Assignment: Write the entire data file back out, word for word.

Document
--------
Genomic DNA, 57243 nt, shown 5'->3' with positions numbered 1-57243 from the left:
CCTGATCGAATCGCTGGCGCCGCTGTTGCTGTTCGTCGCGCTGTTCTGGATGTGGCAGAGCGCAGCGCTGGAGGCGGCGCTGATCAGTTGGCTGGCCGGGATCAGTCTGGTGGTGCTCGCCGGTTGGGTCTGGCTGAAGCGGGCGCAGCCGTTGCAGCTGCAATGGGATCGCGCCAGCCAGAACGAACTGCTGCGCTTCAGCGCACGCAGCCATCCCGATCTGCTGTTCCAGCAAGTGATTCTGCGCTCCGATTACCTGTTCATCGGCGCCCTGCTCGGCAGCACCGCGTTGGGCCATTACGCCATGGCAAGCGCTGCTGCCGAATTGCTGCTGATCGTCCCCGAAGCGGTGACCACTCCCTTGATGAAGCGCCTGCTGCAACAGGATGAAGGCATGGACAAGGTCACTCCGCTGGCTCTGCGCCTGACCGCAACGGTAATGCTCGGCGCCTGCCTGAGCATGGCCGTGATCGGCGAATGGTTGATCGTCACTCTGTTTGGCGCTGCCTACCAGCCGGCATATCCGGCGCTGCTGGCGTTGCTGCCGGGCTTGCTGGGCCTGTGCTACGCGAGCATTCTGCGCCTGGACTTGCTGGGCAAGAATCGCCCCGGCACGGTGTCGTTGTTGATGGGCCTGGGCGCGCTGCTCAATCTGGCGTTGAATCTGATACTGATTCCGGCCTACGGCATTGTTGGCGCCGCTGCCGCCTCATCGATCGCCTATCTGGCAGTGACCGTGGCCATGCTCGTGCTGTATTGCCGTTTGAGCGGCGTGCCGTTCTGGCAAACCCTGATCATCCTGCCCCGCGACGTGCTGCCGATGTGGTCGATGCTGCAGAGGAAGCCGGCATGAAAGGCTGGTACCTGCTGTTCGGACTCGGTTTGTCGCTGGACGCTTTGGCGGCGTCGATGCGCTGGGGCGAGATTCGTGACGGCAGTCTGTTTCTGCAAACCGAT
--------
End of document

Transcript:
Genomic DNA, 57243 nt, shown 5'->3' with positions numbered 1-57243 from the left:
CCTGATCGAATCGCTGGCGCCGCTGTTGCTGTTCGTCGCGCTGTTCTGGATGTGGCAGAGCGCAGCGCTGGAGGCGGCGCTGATCAGTTGGCTGGCCGGGATCAGTCTGGTGGTGCTCGCCGGTTGGGTCTGGCTGAAGCGGGCGCAGCCGTTGCAGCTGCAATGGGATCGCGCCAGCCAGAACGAACTGCTGCGCTTCAGCGCACGCAGCCATCCCGATCTGCTGTTCCAGCAAGTGATTCTGCGCTCCGATTACCTGTTCATCGGCGCCCTGCTCGGCAGCACCGCGTTGGGCCATTACGCCATGGCAAGCGCTGCTGCCGAATTGCTGCTGATCGTCCCCGAAGCGGTGACCACTCCCTTGATGAAGCGCCTGCTGCAACAGGATGAAGGCATGGACAAGGTCACTCCGCTGGCTCTGCGCCTGACCGCAACGGTAATGCTCGGCGCCTGCCTGAGCATGGCCGTGATCGGCGAATGGTTGATCGTCACTCTGTTTGGCGCTGCCTACCAGCCGGCATATCCGGCGCTGCTGGCGTTGCTGCCGGGCTTGCTGGGCCTGTGCTACGCGAGCATTCTGCGCCTGGACTTGCTGGGCAAGAATCGCCCCGGCACGGTGTCGTTGTTGATGGGCCTGGGCGCGCTGCTCAATCTGGCGTTGAATCTGATACTGATTCCGGCCTACGGCATTGTTGGCGCCGCTGCCGCCTCATCGATCGCCTATCTGGCAGTGACCGTGGCCATGCTCGTGCTGTATTGCCGTTTGAGCGGCGTGCCGTTCTGGCAAACCCTGATCATCCTGCCCCGCGACGTGCTGCCGATGTGGTCGATGCTGCAGAGGAAGCCGGCATGAAAGGCTGGTACCTGCTGTTCGGACTCGGTTTGTCGCTGGACGCTTTGGCGGCGTCGATGCGCTGGGGCGAGATTCGTGACGGCAGTCTGTTTCTGCAAACCGAT